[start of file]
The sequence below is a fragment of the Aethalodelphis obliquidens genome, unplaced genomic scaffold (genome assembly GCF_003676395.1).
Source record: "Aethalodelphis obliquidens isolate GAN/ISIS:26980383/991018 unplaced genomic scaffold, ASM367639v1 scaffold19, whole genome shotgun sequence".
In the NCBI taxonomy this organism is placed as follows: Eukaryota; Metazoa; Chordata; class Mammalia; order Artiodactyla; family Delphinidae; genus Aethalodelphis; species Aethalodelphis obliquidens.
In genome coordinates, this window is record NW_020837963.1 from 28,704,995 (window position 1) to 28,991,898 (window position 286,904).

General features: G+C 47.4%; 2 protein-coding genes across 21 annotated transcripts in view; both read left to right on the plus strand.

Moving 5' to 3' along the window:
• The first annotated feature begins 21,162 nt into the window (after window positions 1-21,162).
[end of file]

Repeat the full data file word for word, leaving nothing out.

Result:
The sequence below is a fragment of the Aethalodelphis obliquidens genome, unplaced genomic scaffold (genome assembly GCF_003676395.1).
Source record: "Aethalodelphis obliquidens isolate GAN/ISIS:26980383/991018 unplaced genomic scaffold, ASM367639v1 scaffold19, whole genome shotgun sequence".
In the NCBI taxonomy this organism is placed as follows: Eukaryota; Metazoa; Chordata; class Mammalia; order Artiodactyla; family Delphinidae; genus Aethalodelphis; species Aethalodelphis obliquidens.
In genome coordinates, this window is record NW_020837963.1 from 28,704,995 (window position 1) to 28,991,898 (window position 286,904).

General features: G+C 47.4%; 2 protein-coding genes across 21 annotated transcripts in view; both read left to right on the plus strand.

Moving 5' to 3' along the window:
• The first annotated feature begins 21,162 nt into the window (after window positions 1-21,162).